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This is the transcript of the above video blog...

Hello. My name is Barry Scott Will and this is episode two of my video blog, “Go Game, Young Man.” Even though I won’t always talk about games. I don’t know, I might have to rethink that title.

I want to talk today about Star Wars: The Last Jedi, specifically about Luke Skywalker. I can’t discuss Luke or his actions in this movie without MASSIVE SPOILERS! I’m going to put a large “SPOILER” warning on the bottom of the screen. Right about there.

Before I talk about the “new” Luke, I want to revisit the original trilogy, i.e. Episodes four, five, and six. I was eleven (well, actually ten, almost eleven) when Star Wars was released in 1977. And in Star Wars, Luke was the hero, Leia was his love interest, and Han was the sidekick.

A few years later, Empire totally rewrote the script. HAN was the hero, Leia was his love interest, and Chewie was the sidekick. Luke was the B plot. Return (of the Jedi) kept the same basic scheme. If you think about it, it’s Han and Lando who save the galaxy, and Vader kills the Emperor. Luke does exactly bupkis.

And then the prequel trilogy came along and rewrote the entire thing into the anti-hero journey of Anakin freakin’ Vader. Suffice it to say I’ve been...disappointed in all the movies since Star Wars. That’s right, I’m not a big fan of Empire, even though that seems to be the favorite of most people. I identified with Luke as the hero, and I want him to be the hero again.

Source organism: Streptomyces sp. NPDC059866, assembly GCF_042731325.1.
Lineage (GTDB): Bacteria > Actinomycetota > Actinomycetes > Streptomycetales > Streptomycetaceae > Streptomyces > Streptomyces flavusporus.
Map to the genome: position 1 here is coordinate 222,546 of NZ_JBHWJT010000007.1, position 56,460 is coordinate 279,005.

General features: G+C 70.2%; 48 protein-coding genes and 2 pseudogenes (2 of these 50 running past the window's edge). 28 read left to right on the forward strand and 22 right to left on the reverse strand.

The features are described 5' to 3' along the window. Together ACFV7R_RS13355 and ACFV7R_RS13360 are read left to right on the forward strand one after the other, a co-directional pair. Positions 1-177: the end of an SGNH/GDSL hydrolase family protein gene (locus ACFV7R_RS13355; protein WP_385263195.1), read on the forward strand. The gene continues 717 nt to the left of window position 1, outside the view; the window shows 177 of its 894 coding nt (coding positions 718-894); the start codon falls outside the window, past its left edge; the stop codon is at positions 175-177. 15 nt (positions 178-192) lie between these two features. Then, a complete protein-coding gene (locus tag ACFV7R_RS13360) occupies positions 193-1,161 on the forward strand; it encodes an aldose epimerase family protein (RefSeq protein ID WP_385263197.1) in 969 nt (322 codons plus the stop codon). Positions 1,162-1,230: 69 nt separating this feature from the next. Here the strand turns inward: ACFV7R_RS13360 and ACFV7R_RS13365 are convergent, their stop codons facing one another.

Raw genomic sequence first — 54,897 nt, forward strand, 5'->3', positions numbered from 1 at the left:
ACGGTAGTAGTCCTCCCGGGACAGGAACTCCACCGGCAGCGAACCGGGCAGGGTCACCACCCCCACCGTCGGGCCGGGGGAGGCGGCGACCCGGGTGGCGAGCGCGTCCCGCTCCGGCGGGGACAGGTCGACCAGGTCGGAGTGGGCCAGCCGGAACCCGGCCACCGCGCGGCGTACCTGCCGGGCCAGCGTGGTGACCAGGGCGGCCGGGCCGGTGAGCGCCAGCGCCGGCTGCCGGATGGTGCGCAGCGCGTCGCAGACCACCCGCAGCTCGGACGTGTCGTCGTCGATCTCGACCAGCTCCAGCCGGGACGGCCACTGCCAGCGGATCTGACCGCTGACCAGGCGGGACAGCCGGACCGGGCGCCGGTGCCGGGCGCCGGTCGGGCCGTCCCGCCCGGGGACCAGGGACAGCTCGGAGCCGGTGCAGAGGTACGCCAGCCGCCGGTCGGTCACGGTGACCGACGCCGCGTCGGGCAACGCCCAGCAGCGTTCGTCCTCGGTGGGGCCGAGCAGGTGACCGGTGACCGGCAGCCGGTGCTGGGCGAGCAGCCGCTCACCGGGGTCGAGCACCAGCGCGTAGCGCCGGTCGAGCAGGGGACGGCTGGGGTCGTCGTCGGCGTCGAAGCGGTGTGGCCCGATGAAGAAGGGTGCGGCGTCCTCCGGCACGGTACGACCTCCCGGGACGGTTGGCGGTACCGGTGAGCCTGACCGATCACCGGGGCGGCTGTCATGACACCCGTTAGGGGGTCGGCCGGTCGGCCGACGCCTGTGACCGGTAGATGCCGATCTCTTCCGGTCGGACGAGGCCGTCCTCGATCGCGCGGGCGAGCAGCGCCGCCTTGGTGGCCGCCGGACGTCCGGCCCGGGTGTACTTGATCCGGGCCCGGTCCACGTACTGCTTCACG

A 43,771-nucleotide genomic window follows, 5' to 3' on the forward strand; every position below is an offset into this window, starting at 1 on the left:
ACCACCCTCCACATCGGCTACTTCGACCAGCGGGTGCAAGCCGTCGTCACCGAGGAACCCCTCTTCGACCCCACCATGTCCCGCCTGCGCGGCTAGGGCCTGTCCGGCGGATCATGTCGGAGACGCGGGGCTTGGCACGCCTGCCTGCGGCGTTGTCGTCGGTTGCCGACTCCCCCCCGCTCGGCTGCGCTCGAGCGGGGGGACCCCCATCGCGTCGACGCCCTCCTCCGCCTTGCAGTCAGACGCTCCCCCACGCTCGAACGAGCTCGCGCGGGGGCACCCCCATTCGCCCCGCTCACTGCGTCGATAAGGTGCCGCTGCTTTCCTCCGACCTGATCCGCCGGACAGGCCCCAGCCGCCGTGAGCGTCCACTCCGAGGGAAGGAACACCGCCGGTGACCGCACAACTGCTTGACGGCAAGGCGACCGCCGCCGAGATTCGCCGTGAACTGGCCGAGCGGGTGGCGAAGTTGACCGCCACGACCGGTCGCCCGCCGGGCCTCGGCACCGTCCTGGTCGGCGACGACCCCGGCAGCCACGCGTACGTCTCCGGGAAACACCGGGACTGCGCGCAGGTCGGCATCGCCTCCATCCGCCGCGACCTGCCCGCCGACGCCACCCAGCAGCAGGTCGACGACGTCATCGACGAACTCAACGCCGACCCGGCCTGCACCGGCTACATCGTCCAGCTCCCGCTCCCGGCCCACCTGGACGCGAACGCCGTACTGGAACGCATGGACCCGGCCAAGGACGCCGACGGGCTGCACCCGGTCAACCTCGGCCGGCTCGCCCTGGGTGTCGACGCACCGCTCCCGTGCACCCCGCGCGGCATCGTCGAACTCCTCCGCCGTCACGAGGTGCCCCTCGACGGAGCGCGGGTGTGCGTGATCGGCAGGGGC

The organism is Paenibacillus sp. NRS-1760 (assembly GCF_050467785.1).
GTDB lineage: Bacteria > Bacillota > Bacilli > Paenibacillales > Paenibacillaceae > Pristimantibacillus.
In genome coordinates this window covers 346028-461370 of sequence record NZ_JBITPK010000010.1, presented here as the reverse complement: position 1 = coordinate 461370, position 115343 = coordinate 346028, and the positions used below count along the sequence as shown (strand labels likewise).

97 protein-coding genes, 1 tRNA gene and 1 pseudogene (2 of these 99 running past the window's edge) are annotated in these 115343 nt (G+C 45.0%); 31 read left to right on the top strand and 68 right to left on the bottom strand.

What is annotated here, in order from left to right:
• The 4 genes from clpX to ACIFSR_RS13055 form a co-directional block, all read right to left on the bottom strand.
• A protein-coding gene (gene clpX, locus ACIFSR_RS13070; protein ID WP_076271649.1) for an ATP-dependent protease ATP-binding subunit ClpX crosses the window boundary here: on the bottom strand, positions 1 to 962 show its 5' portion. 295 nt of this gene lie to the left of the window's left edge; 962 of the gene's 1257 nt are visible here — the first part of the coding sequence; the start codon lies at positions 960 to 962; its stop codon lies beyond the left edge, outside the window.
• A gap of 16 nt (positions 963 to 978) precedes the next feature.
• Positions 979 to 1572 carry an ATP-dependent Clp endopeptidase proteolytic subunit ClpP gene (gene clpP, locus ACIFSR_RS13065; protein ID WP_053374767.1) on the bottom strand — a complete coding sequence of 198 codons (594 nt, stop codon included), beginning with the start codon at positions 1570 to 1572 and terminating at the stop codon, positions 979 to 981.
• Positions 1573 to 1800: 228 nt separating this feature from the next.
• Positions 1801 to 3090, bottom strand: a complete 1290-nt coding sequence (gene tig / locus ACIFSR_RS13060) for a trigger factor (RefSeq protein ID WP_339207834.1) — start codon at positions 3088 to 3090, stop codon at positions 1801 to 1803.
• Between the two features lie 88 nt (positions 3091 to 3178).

So, fast-forward to Episode seven. The Force Awakens. We get just a glimpse of Luke at the end of the film and it looks like he’s going to be called on to save the galaxy once more. And that’s really exciting. I was truly looking forward to seeing Luke SAVE THE DAY in The Last Jedi.

At the beginning of Last Jedi, Rey gives Luke his lightsaber in a wordless plea for help, he looks at it, then tosses it over his shoulder.

There has been some angst about that scene.

I LOVED IT. Maybe it’s because I’m most of the way toward being a grumpy old man myself, but I totally get Luke. Let’s rehash what we know from the original trilogy, the prequels, and flashbacks in Last Jedi.

The Jedi order takes force-sensitive children--YOUNG children--and trains them for DECADES. Why? So they can learn to control their emotions, especially anger and hate, and use the Force for good.

The exemplar of this is Qui-Gon Jin. If he had been played by anyone other than Liam Neeson, he would have been robotic. He’s just so cool, calm, and collected. He displays emotion, so he’s not Spock, but he’s always in control. This is what the Jedi want.

So, the Jedi council doesn’t want to train Anakin because, at nine, he’s too old. But Obi-Wan trains him anyway, for a decade. And he still turns to the dark side. Jump forward 20 years, and Luke gets, what, a week’s training with Yoda? I mean, you can’t even call him a half-trained Jedi.

But, he goes running off to save his friends (which he mostly completely fails to do). He discovers the truth about Anakin. He does manage to turn Anakin back to the light, but, then thinks he’s got what it takes to train other Jedi.

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This is a transcript of the above video blog...

Hello. My name is Barry Scott Will, also known as PapaGamer. Welcome to my inaugural video blog (I refuse to use the term vlog, even though blog itself it a weird abbreviation at least it rolls off the tongue a little better). Anyway, I haven’t decided what to call this, so no title or title music...yet. I may get there.

I was originally going to spend this first episode talking about “The Last Jedi,” but with the announcement on January 25th, I thought I would turn my attention to the NFL and the soon-to-be-reborn XFL.

But first, a peek into the future. Take a look at this picture. This is a screenshot from You’re looking at APL Turkey, a Liberian cargo ship. It is--as of January 25th--east of Japan heading for Panama (and, I assume, the Panama canal).